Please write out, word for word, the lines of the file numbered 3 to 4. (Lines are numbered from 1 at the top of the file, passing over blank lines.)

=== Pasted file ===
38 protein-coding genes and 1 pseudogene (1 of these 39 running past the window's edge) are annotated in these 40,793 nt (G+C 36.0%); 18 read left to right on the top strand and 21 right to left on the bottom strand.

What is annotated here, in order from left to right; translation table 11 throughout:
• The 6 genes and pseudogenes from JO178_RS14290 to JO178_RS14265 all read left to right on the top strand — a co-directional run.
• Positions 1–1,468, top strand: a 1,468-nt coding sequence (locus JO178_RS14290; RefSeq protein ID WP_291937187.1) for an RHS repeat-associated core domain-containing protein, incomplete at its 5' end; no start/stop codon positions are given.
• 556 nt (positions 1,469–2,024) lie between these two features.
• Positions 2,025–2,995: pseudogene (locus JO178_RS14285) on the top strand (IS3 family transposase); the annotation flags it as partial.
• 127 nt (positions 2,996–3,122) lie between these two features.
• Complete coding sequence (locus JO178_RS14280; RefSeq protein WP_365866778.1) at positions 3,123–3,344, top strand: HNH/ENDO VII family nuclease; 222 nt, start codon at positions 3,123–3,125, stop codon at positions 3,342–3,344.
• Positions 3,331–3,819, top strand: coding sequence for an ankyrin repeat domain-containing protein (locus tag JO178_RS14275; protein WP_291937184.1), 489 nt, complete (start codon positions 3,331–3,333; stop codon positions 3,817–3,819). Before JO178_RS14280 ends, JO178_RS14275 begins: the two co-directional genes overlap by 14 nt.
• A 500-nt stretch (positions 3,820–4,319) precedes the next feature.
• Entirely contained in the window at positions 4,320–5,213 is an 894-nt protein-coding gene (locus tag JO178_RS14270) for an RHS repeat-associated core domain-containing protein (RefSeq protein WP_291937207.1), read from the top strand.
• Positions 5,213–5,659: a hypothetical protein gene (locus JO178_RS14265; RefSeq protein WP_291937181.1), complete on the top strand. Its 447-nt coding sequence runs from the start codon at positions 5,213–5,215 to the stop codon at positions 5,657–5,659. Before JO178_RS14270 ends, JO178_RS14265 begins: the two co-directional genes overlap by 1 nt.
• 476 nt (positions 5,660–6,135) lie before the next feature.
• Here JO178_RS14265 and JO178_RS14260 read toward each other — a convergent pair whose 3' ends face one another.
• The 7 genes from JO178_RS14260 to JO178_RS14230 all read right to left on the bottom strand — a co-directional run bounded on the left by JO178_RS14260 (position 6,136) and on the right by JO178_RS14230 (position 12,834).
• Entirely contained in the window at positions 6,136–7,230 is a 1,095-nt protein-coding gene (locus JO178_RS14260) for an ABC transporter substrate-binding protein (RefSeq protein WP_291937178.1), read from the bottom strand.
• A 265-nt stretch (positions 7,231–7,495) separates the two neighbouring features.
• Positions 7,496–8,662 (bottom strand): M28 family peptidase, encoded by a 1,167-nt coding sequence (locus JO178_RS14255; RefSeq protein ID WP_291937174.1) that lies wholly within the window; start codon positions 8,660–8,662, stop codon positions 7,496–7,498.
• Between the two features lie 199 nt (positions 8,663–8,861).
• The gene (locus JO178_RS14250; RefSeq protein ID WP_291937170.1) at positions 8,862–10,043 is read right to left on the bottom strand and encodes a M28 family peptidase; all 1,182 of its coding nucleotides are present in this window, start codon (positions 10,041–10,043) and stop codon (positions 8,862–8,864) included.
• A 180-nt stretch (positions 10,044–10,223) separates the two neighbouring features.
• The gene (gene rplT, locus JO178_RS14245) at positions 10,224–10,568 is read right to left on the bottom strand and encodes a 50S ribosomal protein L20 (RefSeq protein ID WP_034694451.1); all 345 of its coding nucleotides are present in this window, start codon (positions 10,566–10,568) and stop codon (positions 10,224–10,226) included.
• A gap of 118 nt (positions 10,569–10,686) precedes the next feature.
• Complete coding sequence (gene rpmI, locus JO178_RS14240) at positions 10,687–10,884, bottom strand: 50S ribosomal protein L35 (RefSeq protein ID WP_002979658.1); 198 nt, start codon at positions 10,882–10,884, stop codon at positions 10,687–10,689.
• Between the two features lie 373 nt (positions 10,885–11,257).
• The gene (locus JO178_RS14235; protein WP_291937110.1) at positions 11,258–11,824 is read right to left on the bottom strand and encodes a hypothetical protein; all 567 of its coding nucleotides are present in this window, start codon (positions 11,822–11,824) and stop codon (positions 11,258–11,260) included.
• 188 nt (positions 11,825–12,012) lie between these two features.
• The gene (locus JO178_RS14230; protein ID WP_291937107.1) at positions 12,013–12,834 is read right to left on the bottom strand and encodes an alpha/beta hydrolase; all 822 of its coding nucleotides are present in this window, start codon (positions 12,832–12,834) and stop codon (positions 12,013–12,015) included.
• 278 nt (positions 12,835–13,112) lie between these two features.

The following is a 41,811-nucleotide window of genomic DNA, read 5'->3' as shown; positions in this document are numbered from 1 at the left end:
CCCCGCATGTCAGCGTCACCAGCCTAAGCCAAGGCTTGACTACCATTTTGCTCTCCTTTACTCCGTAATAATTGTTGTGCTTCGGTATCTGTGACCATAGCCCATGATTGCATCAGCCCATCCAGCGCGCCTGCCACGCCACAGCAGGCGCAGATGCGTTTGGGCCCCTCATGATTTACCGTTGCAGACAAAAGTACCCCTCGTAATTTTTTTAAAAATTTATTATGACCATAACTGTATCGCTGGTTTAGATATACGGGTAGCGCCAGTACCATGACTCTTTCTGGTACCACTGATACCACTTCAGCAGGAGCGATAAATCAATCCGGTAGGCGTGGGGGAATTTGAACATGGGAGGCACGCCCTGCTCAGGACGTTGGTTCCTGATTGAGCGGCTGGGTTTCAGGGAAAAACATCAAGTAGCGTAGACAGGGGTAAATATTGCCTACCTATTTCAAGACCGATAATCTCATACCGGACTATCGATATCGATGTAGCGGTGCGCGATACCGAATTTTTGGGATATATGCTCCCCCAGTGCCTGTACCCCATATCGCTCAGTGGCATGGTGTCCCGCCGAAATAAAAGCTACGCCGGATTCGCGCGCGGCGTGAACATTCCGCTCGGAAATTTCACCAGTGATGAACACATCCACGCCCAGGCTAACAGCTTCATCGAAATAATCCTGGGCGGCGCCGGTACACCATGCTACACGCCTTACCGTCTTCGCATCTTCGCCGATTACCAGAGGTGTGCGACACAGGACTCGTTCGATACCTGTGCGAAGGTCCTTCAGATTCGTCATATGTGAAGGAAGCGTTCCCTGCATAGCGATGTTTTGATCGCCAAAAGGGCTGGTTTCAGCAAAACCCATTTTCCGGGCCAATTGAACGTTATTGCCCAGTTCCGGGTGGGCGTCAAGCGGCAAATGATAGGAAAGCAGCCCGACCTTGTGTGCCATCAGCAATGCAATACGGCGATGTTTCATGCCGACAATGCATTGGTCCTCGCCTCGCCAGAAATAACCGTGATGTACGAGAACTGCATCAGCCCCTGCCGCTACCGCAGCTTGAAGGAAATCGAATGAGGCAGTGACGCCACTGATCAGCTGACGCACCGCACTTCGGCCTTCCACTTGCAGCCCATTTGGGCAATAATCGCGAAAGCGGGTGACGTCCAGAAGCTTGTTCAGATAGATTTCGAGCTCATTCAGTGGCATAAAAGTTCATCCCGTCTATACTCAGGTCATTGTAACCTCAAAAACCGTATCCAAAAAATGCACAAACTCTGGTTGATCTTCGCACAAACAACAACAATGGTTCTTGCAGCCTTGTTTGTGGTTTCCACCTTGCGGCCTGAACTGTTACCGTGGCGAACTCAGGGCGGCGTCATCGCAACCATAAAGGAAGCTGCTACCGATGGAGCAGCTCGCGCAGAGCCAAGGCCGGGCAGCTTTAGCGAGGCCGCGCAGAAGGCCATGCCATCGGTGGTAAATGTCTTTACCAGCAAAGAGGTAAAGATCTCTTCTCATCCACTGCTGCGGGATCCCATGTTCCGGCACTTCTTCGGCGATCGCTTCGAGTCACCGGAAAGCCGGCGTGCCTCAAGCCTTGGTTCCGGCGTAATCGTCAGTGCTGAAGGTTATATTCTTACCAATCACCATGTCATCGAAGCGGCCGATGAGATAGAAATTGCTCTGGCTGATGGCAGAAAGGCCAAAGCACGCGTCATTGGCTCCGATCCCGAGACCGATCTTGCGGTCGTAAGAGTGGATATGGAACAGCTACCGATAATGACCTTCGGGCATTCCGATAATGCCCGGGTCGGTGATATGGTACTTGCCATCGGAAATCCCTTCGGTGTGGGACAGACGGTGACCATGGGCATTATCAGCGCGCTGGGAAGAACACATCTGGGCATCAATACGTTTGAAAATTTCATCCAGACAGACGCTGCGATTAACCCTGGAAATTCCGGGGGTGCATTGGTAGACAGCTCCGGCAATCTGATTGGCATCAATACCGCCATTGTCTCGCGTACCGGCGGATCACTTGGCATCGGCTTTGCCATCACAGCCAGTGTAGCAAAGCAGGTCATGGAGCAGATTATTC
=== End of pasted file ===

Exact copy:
• The 6 genes and pseudogenes from JO178_RS14290 to JO178_RS14265 all read left to right on the top strand — a co-directional run.
• Positions 1–1,468, top strand: a 1,468-nt coding sequence (locus JO178_RS14290; RefSeq protein ID WP_291937187.1) for an RHS repeat-associated core domain-containing protein, incomplete at its 5' end; no start/stop codon positions are given.